What Are the Barriers to Getting Multiple Equity Loans?
If you have outstanding home equity debt on your property, you’ll want to note the following restrictions that might prevent you from obtaining another loan:
Some home equity lenders have maximum loan caps, regardless of your equity position, so it may make sense to borrower from another lender to access your equity. For example, if your bank has a $250,000 limit on their HELOC, but you own the entirety of a $750,000 home, you may need to apply for a second HELOC with another lender if you wish to borrow more than $250,000.
No Expansions on Existing Loans
If you’ve taken on a fixed-rate home equity loan, but now need additional funding, you may not be able to add onto the original financing. You would have to create a new loan for the additional amount.
Soliciting Multiple Loans
It’s very important to make sure you’re not "doubledipping" and that each lender knows about all of your outstanding debts. Shopping around for the best offer is a good way to obtain the best home equity rates; however, applying for and attempting to close on multiple loans simultaneously while not disclosing this to each lender would be considered mortgage fraud. Obviously, they can’t use the same equity stake to secure two different loans.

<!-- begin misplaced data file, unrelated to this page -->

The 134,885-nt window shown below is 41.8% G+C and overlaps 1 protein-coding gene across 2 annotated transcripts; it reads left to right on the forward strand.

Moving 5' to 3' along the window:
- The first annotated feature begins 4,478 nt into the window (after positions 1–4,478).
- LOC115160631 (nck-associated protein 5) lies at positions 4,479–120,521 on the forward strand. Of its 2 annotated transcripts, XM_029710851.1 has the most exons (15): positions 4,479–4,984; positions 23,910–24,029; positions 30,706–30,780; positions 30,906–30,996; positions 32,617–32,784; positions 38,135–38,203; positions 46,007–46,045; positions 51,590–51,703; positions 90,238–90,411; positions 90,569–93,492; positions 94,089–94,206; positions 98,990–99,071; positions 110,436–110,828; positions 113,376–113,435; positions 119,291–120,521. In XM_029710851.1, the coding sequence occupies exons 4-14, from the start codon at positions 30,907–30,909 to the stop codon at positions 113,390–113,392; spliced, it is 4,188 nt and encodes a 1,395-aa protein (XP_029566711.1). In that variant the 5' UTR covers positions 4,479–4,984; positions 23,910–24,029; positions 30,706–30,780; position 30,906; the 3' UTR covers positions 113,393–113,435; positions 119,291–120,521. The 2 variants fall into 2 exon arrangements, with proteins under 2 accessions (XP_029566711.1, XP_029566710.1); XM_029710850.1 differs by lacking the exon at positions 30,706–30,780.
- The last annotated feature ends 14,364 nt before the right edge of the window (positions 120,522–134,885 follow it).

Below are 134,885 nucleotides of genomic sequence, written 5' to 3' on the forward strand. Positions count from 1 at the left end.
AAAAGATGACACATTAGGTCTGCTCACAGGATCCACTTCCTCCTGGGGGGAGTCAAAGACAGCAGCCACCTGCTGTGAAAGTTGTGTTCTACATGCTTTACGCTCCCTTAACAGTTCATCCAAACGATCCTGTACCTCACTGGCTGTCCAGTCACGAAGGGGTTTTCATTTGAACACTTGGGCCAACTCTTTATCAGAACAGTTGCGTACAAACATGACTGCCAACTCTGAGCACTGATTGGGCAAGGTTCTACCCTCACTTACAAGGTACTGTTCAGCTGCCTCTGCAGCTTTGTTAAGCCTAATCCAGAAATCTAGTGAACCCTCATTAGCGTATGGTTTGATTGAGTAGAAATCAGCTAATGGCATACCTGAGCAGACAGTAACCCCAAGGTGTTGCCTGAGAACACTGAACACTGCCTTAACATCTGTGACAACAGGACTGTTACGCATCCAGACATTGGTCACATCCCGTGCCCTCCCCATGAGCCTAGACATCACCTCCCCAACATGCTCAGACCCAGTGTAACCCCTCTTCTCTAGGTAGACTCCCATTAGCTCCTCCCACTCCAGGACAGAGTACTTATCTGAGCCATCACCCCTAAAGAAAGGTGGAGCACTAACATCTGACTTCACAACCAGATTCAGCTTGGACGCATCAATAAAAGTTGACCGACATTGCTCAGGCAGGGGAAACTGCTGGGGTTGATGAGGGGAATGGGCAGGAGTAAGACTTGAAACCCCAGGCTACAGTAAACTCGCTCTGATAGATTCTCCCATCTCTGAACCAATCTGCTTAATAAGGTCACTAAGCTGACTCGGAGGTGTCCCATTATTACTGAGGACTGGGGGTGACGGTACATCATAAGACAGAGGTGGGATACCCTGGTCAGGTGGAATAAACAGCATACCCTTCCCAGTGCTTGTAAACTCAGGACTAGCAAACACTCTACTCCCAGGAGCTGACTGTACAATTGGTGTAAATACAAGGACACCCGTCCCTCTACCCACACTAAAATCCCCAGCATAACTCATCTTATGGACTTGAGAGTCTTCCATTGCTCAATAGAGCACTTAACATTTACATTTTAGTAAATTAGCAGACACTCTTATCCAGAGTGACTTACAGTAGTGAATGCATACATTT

What Do I Need to Qualify for Another Home Equity Loan?
Lenders will evaluate the following three factors when considering you for additional home equity financing: your property’s combined loan-to-value ratio, your ability to repay the loan and your credit profile.
While a deficiency in one category won’t necessarily preclude you from qualifying for a loan, keep in mind that it may be more difficult to qualify, especially if you’re significantly leveraged from your existing debts.
Combined Loan-to-Value Ratio (CLTV):
All home equity lenders have requirements limiting how much equity you can take out of your home. Many are capped at 90% CLTV, although a few programs offer up to 100% in financing. For a subsequent home equity loan or HELOC, that requirement might drop to an 80% CLTV due to the higher risk the lender would be taking.
Ability to Repay:
Home equity lenders, like traditional mortgage lenders, are interested in ensuring your ability to repay the loan. They will use your income information, debt-to-income ratio, and proof of assets to underwrite your loan. Keep in mind that too much leverage from existing debts and poor credit history may harm your ability to obtain another loan.